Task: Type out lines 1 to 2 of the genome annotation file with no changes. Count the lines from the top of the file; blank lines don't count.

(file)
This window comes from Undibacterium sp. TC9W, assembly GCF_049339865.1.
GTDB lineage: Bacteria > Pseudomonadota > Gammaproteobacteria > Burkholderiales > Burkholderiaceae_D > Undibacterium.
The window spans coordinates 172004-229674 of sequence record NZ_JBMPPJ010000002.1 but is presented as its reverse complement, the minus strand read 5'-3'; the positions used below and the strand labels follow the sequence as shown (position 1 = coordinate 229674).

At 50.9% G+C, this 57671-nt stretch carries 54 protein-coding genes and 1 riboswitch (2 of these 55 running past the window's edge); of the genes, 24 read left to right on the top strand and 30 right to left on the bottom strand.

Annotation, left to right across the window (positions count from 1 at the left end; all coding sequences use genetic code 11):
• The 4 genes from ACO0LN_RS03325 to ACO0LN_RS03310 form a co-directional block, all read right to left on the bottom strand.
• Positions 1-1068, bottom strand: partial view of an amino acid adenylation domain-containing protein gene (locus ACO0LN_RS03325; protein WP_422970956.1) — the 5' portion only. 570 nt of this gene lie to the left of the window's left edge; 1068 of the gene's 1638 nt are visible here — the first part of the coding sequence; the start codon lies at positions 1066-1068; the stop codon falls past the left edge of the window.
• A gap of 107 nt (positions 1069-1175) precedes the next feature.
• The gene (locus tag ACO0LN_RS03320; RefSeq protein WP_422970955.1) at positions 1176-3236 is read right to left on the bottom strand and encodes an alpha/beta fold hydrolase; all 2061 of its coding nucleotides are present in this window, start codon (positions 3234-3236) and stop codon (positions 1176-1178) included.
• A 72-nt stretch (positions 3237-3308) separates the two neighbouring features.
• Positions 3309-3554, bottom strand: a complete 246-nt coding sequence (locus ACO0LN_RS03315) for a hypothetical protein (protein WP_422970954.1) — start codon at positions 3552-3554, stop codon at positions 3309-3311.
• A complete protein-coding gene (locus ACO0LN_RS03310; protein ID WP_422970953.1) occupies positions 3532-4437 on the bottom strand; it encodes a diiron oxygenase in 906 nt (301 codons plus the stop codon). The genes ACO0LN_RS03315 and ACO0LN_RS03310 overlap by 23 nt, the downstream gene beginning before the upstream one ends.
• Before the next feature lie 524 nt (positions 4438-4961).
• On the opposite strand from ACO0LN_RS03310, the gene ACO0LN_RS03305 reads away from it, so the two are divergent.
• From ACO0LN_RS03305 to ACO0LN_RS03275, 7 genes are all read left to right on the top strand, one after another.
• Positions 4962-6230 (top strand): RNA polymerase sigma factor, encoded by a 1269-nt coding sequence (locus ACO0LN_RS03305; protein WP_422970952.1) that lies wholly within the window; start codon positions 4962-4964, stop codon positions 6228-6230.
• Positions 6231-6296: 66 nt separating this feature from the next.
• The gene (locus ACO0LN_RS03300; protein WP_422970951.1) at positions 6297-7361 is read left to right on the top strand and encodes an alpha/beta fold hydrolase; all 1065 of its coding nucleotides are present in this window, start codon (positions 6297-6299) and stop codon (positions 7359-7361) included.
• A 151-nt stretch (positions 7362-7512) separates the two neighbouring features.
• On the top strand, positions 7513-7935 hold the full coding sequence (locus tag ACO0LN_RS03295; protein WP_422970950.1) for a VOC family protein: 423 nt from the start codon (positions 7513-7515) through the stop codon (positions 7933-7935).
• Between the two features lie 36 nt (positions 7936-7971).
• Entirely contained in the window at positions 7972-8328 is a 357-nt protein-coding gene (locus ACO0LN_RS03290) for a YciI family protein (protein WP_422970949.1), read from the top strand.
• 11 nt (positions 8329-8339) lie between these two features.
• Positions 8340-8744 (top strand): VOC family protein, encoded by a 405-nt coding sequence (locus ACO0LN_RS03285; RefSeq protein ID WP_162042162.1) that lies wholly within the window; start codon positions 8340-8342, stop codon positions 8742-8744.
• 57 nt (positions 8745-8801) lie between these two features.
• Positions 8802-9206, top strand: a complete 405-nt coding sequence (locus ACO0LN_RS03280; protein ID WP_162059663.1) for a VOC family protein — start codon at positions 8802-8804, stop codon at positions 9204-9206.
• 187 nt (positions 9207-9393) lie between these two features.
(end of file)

This window comes from Undibacterium sp. TC9W, assembly GCF_049339865.1.
GTDB lineage: Bacteria > Pseudomonadota > Gammaproteobacteria > Burkholderiales > Burkholderiaceae_D > Undibacterium.